The early fifties were a good time for the Division’s films. Whereas in 1947 Hawes had written to Grierson for re-assurance, fearing that he was losing his standards and possibly overestimating the quality of the unit’s films, [39]  by 1951 he was saying to Grierson (concerning Australian films at the Edinburgh festival):

We have one or two quite bright shorts entered, and a seven-reel epic from Ron Williams which I find hard to assess – after all the grief that has gone into its making, but which may well be something special, called “Mike and Stefani” – about DPs. [40]

But then the administrative problems began again to impinge seriously on the films. Hawes reported to Grierson:

Menzies, who made a mess of things for you in 1940, is Prime Minister again, and his government in three years has reduced Government film production to mediocrity by masterly indecision. Three and a half years now his government has been in office, and in all that time they have found it too difficult to make a decision on whether there shall be a Film Division at all.

Under these circumstances, Hawes found it difficult to operate effectively: “I just manage to keep afloat, though I don’t know how long I can keep it up.” [41]

Albert Moran suggests that Hawes moved with the political climate, which allowed innovation in the late forties and early fifties. [42]  Then anti-Communist hysteria took over, and the McCarthy witch-hunt in Hollywood overflowed into a suspicion of `pink’ tendencies in the Film Division. [43] This, and the split in the Labor party in the mid-fifties, encouraged conservatism, [44]  so that the ideology of the unit shifted from collectivism to individualism, [45]  and the classic documentary thrived. [46]

My evaluation of Hawes is slightly different from this. It depends first on Hawes’ absolute loyalty to the Griersonian ideal of documentary – the classic documentary, which in the nineties is often dismissed as mere illustrated lecture, but in the early post-war years was highly regarded. Some of the best films to come out of the British documentary movement – such as Grierson’s own Drifters (1929) or even Basil Wright and Harry Watt’s Night Mail (1936) – have voice-of-god commentary over their visuals, without becoming either boring or didactic: they provide a dramatic vision of their rather mundane subject-matter, with impressive visuals cleverly cut together, and a soundtrack comprising both poetic commentary and stirring music.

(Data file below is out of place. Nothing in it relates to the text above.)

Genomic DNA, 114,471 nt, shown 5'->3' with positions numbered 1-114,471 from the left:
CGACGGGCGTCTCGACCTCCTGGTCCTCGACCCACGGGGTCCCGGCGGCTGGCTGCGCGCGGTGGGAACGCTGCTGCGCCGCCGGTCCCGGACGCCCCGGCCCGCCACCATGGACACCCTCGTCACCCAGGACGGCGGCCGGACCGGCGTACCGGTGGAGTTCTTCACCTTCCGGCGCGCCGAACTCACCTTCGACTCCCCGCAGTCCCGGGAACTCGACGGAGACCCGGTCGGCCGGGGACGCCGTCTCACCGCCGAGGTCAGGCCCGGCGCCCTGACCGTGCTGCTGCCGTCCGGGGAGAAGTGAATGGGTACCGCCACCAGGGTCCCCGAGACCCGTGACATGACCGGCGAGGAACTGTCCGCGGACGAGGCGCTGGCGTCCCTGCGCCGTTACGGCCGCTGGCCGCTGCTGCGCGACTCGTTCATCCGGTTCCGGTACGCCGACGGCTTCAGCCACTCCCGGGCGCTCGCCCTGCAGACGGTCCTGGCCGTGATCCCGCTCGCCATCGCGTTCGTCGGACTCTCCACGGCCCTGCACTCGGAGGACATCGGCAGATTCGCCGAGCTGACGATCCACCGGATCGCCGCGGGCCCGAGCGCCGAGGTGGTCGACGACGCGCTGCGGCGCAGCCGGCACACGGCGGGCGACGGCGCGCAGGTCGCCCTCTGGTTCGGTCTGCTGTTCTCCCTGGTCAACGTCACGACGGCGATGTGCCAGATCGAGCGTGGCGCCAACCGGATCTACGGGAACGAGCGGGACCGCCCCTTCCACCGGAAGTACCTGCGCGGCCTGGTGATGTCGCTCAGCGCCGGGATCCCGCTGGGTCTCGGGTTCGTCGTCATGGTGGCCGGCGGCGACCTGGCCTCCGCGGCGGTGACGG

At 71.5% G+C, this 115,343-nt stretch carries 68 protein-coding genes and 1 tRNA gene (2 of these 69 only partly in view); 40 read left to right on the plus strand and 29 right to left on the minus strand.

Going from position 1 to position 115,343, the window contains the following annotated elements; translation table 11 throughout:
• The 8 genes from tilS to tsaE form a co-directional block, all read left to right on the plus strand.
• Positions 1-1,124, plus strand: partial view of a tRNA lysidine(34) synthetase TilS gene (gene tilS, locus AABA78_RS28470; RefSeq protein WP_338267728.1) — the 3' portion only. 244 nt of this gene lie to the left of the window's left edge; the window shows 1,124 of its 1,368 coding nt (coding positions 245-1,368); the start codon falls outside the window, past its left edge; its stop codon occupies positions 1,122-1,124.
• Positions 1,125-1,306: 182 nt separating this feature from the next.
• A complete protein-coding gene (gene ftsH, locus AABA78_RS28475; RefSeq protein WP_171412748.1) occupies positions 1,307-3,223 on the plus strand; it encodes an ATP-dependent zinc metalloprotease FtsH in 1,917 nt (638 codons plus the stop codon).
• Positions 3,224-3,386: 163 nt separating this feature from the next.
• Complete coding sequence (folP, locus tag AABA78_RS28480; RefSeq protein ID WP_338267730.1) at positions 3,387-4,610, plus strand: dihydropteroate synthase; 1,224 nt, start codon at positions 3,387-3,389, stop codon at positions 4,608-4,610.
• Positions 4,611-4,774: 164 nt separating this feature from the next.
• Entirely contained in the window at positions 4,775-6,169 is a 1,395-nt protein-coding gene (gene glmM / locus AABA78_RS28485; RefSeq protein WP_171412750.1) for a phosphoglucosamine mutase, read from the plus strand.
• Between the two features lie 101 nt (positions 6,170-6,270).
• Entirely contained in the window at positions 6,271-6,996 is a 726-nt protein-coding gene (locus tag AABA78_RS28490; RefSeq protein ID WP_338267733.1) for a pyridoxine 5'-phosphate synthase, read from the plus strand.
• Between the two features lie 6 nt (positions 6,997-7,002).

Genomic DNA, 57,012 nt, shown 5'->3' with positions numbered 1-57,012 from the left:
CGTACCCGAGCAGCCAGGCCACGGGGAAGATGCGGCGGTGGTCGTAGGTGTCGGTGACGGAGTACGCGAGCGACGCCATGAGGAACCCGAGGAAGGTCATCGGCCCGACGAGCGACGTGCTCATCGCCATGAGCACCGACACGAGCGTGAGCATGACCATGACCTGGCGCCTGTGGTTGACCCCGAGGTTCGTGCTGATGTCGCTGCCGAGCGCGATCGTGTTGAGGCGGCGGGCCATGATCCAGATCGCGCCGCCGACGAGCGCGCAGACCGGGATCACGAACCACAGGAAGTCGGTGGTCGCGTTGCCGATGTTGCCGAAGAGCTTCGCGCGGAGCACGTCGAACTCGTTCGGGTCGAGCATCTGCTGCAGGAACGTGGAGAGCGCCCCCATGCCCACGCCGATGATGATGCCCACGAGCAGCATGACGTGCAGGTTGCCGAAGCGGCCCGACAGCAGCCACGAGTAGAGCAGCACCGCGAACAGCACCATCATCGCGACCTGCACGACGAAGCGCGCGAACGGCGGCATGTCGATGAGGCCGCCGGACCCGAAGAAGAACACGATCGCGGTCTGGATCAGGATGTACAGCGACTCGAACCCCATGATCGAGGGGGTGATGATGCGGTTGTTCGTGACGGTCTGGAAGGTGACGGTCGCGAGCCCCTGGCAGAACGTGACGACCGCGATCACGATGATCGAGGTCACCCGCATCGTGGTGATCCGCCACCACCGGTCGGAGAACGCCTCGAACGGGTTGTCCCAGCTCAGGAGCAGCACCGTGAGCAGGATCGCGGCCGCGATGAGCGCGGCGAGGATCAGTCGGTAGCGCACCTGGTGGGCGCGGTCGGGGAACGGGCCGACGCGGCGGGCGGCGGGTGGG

It was no secret that Hawes preferred the classic documentary – a form at which he himself excelled. It was his efforts in those early years to mould others into this style that produced creative differences with some of the brightest and most innovative of his staff. So he resisted people like Ron Maslyn Williams or Colin Dean, whose use of reconstruction or straight fiction he considered to fall outside the rules governing the integrity of classic documentary. These differences of film-making style and philosophy were evident right from the beginning: they were compounded by interpersonal rivalries and sectarian divisions within the Unit, discussed elsewhere. [47]  It is to Hawes’ credit that, though they were not the sort of films he would have made himself, and in some cases he constantly interfered in their passage to completion, they werenevertheless made and released – and became highlights of the Unit’s output, which Hawes himself also regarded with pride (as in the comment on Mike and Stefani quoted above), even before the films received critical acclaim. But the bitter confrontations along the way took their toll: Williams built up the New Guinea unit so he no longer had to work under Hawes’ direct supervision, and Dean moved on to greener pastures at the BBC.

Hawes as director

Hawes claimed director’s credit on only three films during his long term at the Films Division/Commonwealth Film Unit: School in the Mailbox (1947), Flight Plan (1950), and The Queen in Australia (1954). Each, in Stout’s terms, “throws light on human nature”, not by examining individuals but “typical people” – pupils of the correspondence school living in distant parts of Australia, employees of the Department of Civil Aviation keeping air traffic moving safely, citizens mobilised by the visit of their sovereign. Each, again following Stout, “dramatises life without distorting it”, and gets across “a coherent and revealing story”.